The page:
Ken Fielding of North Lake Plumbing

How to winterize your Tahoe Home

Make sure you have a main water shut off located within your home that works. If it hasn’t been used in a long time it can freeze up and require replacement. If it is located in an inconvenient area of the house, such as a crawl space, we can put a rod up through the floor that is accessible under a cabinet. In some cases it may have to be relocated. The shut off at the street does not belong to the home owner, they are actually owned by the water company. It is critical to be able to turn your water off when you’re not home.

Some homes have automatic drain valves. Other homes you will need to open all faucets, including tub spouts, to drain the remaining water out of the pipes. If you have a dishwasher, run it for a few minutes after the water is turned off. To save energy with your hot water heater, turn down the control knob to the ‘vacation’ setting.

If you’re shutting down for an entire winter, add RV anti-freeze to your toilet tanks and bowls (about 1 cup each).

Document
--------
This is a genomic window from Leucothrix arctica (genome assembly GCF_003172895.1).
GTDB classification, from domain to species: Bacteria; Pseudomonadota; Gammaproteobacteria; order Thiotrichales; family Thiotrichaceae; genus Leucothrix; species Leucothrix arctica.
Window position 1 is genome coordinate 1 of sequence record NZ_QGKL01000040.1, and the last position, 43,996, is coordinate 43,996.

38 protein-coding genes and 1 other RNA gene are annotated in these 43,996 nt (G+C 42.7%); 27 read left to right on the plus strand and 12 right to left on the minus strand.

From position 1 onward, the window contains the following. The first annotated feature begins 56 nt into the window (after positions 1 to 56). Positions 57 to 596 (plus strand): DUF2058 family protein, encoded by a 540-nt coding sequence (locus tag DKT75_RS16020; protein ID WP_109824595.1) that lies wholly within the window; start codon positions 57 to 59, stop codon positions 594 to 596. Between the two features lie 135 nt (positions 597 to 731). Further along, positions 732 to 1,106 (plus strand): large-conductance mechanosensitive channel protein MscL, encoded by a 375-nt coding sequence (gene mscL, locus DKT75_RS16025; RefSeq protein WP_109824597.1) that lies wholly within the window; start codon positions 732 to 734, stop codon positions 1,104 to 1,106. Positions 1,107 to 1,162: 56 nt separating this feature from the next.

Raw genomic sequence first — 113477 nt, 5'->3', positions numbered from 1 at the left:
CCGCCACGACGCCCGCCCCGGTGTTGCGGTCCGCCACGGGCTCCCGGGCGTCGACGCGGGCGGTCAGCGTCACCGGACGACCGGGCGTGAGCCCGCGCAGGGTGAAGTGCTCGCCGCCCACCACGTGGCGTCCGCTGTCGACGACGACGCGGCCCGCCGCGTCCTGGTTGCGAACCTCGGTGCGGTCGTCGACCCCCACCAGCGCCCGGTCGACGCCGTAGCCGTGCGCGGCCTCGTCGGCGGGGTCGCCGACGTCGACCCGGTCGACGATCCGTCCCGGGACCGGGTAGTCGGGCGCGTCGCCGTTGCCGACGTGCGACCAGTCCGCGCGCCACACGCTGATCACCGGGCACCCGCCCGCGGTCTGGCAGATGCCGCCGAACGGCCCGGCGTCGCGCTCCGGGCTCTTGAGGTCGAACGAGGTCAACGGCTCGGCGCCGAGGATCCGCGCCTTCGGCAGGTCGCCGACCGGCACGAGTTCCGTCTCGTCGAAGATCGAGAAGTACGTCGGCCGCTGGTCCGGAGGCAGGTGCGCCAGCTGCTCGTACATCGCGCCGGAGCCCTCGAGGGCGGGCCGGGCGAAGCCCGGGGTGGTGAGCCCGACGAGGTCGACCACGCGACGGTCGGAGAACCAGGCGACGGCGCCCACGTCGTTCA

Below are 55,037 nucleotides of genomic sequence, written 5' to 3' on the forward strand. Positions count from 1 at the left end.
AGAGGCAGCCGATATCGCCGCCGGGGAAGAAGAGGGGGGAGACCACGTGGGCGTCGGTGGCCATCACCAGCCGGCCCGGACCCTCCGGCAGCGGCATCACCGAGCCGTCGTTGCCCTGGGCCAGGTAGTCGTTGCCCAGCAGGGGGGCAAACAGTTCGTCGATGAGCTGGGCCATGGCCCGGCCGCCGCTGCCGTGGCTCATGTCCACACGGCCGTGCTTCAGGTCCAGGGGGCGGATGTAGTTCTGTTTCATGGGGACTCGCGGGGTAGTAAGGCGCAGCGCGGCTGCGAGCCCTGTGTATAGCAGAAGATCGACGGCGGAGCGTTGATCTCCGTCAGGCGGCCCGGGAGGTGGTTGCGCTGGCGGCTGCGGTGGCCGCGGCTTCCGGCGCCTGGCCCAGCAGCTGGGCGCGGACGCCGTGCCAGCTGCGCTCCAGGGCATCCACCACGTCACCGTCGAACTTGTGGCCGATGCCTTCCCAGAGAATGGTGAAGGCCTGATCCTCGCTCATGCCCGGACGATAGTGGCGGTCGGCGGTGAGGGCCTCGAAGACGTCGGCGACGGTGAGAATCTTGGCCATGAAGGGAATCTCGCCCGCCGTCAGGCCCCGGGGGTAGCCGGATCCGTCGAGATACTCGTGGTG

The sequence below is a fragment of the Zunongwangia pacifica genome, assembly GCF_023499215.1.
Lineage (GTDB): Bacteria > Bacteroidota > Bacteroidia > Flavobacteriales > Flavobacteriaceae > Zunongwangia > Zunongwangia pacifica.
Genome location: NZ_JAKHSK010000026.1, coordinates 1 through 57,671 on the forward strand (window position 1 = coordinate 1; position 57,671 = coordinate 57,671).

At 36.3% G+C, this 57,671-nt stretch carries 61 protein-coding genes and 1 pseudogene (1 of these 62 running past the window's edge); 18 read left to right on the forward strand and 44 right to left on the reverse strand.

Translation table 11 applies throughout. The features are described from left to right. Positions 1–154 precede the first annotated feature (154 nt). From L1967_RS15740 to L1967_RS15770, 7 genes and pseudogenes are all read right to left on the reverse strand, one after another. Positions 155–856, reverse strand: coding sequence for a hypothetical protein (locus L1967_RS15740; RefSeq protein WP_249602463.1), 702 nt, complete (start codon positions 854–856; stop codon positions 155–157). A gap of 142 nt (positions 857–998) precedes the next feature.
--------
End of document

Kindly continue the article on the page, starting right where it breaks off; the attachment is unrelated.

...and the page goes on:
Ken Waterheater

Do I have the right water heater?

A lot of folks are wondering if now is the time to switch their tanked water heater over to a tankless. Although future energy codes require a certain efficiency rating on water heaters, there are a few other factors to consider.

Tankless water heaters are expensive to install, and repairs are generally more expensive on them. That being said, they are 15% more energy efficient than tanked water heaters. The staff at North Lake Plumbing are certified to install both Rinnai and Rheem tankless water heaters, and have been installing them for years. Here’s a list of pros and cons that Ken put together on tankless water heaters.

Pros – Tankless Water Heaters

  • Unlimited hot water, for multiple showers
  • Energy efficient
  • Space efficient
  • Altitude (Lake Tahoe is at 6,330 ft above sea level) requires a more powerful water heater. Water heaters are 22% less efficient at altitude. Tankless water heaters heat better than a tanked water heater.

Cons – Tankless Water Heaters

  • Expensive, you do not save money in the long run
  • Installation costs
  • Repair can be difficult
  • Hard to install
  • Government will require them in the future
  • They can freeze in the winter, requiring the whole unit to be replaced
  • They need to be cleaned once a year
  • Altitude: water heaters in Tahoe have to work harder to heat water. We are 4-6000′ higher than the Valley and Bay Area.